This does not quite exhaust the problem of what is meant in practice by “rationality,” for two major reasons:
First, the Bayesian formalisms in their full form are computationally intractable on most real-world problems. No one can actually calculate and obey the math, any more than you can predict the stock market by calculating the movements of quarks.
This is why there is a whole site called “Less Wrong,” rather than a single page that simply states the formal axioms and calls it a day. There’s a whole further art to finding the truth and accomplishing value from inside a human mind: we have to learn our own flaws, overcome our biases, prevent ourselves from self-deceiving, get ourselves into good emotional shape to confront the truth and do what needs doing, et cetera, et cetera.
Second, sometimes the meaning of the math itself is called into question. The exact rules of probability theory are called into question by, e.g., anthropic problems in which the number of observers is uncertain. The exact rules of decision theory are called into question by, e.g., Newcomblike problems in which other agents may predict your decision before it happens.1
In cases like these, it is futile to try to settle the problem by coming up with some new definition of the word “rational” and saying, “Therefore my preferred answer, by definition, is what is meant by the word ‘rational.’ ” This simply raises the question of why anyone should pay attention to your definition. I’m not interested in probability theory because it is the holy word handed down from Laplace. I’m interested in Bayesian-style belief-updating (with Occam priors) because I expect that this style of thinking gets us systematically closer to, you know, accuracy, the map that reflects the territory.
And then there are questions of how to think that seem not quite answered by either probability theory or decision theory—like the question of how to feel about the truth once you have it. Here, again, trying to define “rationality” a particular way doesn’t support an answer, but merely presumes one.
I am not here to argue the meaning of a word, not even if that word is “rationality.” The point of attaching sequences of letters to particular concepts is to let two people communicate—to help transport thoughts from one mind to another. You cannot change reality, or prove the thought, by manipulating which meanings go with which words.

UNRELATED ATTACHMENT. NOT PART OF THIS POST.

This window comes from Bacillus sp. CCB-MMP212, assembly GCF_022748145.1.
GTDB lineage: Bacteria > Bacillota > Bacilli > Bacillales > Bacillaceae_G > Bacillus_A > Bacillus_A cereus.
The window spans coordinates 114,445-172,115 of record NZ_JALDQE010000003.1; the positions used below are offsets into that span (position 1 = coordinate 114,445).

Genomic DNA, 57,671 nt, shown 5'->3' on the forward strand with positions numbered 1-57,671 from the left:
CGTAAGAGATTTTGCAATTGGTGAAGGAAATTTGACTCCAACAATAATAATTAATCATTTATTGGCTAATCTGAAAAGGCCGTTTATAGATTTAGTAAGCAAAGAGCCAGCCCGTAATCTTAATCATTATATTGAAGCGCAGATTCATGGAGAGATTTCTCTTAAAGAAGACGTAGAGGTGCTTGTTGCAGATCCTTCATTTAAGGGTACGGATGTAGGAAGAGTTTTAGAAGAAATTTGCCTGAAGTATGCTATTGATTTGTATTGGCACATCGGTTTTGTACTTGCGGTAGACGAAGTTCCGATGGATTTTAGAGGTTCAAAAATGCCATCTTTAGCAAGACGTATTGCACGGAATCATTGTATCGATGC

So if you understand what concept I am generally getting at with this word “rationality,” and with the sub-terms “epistemic rationality” and “instrumental rationality,” we have communicated: we have accomplished everything there is to accomplish by talking about how to define “rationality.” What’s left to discuss is not what meaning to attach to the syllables “ra-tio-na-li-ty”; what’s left to discuss is what is a good way to think.
If you say, “It’s (epistemically) rational for me to believe X, but the truth is Y, ” then you are probably using the word “rational” to mean something other than what I have in mind. (E.g., “rationality” should be consistent under reflection—“rationally” looking at the evidence, and “rationally” considering how your mind processes the evidence, shouldn’t lead to two different conclusions.)
Similarly, if you find yourself saying, “The (instrumentally) rational thing for me to do is X, but the right thing for me to do is Y,” then you are almost certainly using some other meaning for the word “rational” or the word “right.” I use the term “rationality” normatively, to pick out desirable patterns of thought.
In this case—or in any other case where people disagree about word meanings—you should substitute more specific language in place of “rational”: “The self-benefiting thing to do is to run away, but I hope I would at least try to drag the child off the railroad tracks,” or “Causal decision theory as usually formulated says you should two-box on Newcomb’s Problem, but I’d rather have a million dollars.”
In fact, I recommend reading back through this essay, replacing every instance of “rational” with “foozal,” and seeing if that changes the connotations of what I’m saying any. If so, I say: strive not for rationality, but for foozality.
The word “rational” has potential pitfalls, but there are plenty of non-borderline cases where “rational” works fine to communicate what I’m getting at. Likewise “irrational.” In these cases I’m not afraid to use it.
Yet one should be careful not to overuse that word. One receives no points merely for pronouncing it loudly. If you speak overmuch of the Way, you will not attain it.
Jim Holt, “Thinking Inside the Boxes,” Slate (2002), http://www.slate.com/articles/arts/egghead/2002/02/thinkinginside_the_boxes.html.